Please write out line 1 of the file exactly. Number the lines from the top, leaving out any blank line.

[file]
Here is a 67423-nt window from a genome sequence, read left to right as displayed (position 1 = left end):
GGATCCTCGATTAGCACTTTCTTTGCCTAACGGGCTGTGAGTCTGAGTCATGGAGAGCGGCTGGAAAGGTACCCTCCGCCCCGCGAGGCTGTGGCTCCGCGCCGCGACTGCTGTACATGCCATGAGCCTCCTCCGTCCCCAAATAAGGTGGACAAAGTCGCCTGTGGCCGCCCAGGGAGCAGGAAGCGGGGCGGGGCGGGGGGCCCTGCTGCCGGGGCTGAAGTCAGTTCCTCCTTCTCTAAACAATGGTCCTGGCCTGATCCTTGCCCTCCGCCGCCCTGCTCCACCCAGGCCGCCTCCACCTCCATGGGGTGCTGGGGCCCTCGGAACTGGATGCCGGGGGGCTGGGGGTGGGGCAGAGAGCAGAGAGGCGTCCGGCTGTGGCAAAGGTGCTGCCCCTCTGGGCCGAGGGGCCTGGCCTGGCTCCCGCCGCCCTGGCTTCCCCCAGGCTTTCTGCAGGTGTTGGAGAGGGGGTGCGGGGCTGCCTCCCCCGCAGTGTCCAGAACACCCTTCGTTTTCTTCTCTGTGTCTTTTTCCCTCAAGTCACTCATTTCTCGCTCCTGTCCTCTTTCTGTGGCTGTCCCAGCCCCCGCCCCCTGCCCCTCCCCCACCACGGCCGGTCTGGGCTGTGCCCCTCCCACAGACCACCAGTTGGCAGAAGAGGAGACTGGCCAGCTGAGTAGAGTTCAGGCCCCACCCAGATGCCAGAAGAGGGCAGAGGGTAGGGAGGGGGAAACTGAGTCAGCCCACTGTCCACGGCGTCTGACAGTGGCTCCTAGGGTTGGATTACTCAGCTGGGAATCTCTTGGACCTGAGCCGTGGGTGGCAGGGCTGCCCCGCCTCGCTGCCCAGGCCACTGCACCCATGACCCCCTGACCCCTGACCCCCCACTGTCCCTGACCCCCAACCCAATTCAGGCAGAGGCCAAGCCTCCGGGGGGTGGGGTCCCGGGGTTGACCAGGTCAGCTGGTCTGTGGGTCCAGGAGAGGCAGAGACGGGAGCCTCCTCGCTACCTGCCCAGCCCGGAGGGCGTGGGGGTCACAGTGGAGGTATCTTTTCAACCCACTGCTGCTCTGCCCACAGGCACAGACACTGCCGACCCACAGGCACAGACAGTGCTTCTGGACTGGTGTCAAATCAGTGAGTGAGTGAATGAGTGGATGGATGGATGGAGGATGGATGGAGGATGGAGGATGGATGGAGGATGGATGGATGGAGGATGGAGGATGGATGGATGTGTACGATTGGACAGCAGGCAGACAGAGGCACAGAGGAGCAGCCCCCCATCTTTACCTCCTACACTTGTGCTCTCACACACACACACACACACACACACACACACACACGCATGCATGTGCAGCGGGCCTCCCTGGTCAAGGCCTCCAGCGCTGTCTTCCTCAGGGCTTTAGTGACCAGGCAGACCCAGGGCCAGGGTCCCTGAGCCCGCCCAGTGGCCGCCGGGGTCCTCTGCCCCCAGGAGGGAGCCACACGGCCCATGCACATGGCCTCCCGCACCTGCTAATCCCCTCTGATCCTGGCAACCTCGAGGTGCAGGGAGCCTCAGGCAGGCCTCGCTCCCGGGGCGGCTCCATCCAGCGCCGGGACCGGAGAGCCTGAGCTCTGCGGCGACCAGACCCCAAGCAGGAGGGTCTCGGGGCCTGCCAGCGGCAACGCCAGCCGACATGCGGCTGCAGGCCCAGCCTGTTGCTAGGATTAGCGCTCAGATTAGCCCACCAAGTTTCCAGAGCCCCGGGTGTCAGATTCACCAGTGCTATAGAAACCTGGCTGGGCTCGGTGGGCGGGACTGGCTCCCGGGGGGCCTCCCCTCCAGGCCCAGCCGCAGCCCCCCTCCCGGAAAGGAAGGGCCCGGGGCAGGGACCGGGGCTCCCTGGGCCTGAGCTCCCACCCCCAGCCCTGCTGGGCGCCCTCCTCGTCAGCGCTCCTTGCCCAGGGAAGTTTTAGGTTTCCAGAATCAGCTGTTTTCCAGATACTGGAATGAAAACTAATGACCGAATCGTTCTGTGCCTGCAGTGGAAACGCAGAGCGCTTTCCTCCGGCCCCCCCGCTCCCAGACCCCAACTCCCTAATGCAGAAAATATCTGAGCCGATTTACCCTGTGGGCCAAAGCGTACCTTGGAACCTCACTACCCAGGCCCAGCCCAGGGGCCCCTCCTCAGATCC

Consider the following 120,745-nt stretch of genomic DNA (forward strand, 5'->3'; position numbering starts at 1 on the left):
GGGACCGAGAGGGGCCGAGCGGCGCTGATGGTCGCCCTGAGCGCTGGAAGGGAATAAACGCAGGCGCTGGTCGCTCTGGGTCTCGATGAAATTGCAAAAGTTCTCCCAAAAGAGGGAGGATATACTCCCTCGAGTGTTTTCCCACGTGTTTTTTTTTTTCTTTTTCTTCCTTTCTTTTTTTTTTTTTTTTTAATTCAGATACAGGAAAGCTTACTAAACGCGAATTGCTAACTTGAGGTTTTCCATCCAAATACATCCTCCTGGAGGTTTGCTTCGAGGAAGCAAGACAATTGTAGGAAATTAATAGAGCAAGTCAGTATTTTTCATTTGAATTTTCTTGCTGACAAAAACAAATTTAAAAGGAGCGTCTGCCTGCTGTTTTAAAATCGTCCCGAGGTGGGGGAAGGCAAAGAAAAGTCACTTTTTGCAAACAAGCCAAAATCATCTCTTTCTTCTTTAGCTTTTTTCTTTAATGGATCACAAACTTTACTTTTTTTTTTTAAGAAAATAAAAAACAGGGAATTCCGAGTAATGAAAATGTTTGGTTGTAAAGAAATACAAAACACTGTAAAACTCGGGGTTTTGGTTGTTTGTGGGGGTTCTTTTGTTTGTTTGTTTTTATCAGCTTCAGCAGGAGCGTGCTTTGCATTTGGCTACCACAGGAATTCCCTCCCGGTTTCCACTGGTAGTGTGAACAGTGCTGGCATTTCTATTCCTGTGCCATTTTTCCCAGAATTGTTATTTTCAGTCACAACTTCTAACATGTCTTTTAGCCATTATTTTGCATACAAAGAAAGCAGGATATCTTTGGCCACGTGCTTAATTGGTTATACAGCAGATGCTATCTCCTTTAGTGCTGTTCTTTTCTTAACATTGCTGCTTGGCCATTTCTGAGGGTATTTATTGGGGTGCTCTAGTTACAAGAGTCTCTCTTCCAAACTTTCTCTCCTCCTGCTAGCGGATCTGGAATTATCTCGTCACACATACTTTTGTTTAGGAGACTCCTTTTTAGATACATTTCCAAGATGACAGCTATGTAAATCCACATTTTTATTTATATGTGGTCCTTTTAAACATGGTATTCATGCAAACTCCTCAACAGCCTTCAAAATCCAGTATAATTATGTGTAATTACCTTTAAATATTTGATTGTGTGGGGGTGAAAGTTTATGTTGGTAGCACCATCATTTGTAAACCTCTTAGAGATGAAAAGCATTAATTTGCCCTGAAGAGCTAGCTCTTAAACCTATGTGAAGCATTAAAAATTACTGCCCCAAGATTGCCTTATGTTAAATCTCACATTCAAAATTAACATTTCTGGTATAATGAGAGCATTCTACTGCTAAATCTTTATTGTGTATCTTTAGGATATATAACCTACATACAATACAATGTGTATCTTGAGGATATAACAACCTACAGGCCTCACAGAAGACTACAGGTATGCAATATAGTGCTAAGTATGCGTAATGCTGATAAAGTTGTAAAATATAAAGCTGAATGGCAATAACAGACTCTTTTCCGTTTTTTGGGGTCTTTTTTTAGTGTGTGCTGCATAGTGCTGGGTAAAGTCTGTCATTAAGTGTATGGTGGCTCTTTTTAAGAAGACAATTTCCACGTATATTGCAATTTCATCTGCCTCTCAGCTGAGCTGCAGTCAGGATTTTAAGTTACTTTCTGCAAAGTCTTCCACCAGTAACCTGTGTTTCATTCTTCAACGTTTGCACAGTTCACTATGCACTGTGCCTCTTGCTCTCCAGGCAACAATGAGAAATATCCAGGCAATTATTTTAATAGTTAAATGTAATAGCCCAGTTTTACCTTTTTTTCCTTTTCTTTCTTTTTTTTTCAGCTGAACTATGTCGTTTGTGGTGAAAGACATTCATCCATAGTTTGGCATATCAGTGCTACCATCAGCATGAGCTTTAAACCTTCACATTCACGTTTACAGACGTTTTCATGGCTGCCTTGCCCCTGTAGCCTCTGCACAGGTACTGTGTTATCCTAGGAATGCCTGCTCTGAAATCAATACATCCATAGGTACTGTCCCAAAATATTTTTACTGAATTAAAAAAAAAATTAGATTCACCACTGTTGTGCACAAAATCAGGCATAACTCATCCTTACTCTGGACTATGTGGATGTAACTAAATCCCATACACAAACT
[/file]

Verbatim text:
Here is a 67423-nt window from a genome sequence, read left to right as displayed (position 1 = left end):